A recent vulnerability in a popular website security tool has impacted Internet users throughout the world and could leave Penn State student, faculty and staff information exposed. Called the Heartbleed Bug, this Internet-wide vulnerability allows attackers to bypass OpenSSL, the secure form of communication most websites use to keep information safe. The Heartbleed Bug permits attackers to sidestep website encryption and gain access to information that may include passwords, credit card information and other personal data.Heartbleed Bug logo

Penn State’s Information Technology Leadership Council (ITLC) and Information Technology staff across the University are supporting Security Operations and Services in their effort to scan the University network to identify and mitigate vulnerable OpenSSL instances and active exploits.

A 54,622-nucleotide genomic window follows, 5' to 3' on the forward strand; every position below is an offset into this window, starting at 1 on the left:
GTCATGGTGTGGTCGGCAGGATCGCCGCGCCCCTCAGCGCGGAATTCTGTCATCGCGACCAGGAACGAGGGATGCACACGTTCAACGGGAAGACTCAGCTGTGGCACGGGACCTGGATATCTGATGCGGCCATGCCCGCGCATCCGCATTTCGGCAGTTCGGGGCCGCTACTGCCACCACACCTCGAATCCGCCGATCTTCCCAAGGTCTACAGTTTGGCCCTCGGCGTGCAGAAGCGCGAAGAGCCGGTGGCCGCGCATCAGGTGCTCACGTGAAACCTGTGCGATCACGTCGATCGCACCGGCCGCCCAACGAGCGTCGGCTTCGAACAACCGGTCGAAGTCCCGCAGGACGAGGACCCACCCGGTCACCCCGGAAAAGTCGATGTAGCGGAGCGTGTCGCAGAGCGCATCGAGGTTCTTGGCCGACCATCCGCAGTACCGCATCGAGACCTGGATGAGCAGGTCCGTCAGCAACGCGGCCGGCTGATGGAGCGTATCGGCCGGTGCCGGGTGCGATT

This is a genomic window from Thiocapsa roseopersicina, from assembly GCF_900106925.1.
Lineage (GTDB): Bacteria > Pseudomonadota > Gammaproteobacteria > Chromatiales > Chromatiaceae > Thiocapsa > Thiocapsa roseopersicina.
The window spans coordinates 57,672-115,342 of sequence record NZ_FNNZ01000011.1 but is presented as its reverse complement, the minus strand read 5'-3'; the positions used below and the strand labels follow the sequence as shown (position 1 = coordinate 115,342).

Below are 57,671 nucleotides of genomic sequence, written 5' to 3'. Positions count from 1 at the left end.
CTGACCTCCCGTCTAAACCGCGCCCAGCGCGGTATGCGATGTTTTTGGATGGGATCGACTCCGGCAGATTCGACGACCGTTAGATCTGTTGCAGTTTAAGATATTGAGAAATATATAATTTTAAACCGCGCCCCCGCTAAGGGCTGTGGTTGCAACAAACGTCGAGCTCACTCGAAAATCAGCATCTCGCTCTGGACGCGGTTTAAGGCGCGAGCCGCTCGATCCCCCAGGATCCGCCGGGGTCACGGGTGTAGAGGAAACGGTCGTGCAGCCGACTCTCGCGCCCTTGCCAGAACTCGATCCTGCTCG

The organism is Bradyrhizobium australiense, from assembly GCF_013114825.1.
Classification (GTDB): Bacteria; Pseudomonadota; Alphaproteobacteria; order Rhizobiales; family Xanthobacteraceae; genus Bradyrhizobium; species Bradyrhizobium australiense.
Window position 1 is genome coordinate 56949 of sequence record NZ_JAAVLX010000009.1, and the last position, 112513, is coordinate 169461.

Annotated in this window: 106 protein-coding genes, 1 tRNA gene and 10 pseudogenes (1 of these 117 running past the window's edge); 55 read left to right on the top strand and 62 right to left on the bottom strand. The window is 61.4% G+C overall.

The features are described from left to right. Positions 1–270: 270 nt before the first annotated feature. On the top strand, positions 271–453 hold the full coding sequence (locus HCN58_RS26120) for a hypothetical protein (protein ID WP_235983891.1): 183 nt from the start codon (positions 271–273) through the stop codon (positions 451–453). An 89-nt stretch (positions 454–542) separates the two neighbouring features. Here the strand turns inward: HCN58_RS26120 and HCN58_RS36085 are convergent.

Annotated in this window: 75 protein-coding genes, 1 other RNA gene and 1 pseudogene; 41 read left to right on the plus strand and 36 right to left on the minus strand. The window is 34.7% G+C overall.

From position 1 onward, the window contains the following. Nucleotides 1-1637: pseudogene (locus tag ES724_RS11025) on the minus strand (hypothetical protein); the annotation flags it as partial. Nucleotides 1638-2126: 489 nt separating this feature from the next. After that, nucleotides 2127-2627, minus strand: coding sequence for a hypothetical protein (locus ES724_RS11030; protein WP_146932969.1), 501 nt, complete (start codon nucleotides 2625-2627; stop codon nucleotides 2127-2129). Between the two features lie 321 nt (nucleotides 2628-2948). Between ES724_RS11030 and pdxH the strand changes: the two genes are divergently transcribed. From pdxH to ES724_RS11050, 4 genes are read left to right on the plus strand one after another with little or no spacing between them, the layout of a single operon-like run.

Penn State users are strongly encouraged to watch for notifications from password-protected web services such as financial institutions and email providers. These services may ask for or require a password change if an exploit has been detected.

Area network administrators at the University are being given information to fix the Heartbleed Bug vulnerability and encouraged to replace website security credentials. The replacement of credentials will be required if there is evidence of any exploit.

Penn State is assessing the extent of any possible damage from the Heartbleed Bug and will provide Penn State users with updates and recommendations as they become available.

For the most current information about the Heartbleed Bug and Penn State, visit the SOS Heartbleed Bug website.

Please contact the IT Service Desk at (814) 865-4357 or itservicedesk@psu.edu with any questions.

eLion makes the move to mobile web accessibility

eLion just got easier, with a new responsive design that will allow students and advisers to access the same features as the web version of eLion on a variety of mobile devices. The changes went into effect on March 10.

eLion is Penn State’s web-based service that provides students, advisers, faculty and parents with secure, real-time access to academic and financial records.